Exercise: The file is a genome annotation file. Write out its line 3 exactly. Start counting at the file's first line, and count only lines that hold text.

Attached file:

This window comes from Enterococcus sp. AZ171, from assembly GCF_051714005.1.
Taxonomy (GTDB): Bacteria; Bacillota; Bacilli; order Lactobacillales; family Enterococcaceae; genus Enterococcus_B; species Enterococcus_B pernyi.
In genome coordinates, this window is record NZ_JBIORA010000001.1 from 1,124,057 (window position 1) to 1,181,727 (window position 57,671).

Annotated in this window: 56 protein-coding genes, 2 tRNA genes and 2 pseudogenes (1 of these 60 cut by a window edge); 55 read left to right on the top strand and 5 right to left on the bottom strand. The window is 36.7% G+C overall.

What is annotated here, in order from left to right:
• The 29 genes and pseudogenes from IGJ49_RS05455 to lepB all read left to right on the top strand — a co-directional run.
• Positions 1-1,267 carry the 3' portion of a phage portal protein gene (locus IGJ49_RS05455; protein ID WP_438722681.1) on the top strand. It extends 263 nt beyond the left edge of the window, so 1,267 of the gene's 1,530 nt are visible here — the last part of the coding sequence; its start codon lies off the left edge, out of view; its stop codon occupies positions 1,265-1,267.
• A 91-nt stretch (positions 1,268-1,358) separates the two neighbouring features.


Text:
In genome coordinates, this window is record NZ_JBIORA010000001.1 from 1,124,057 (window position 1) to 1,181,727 (window position 57,671).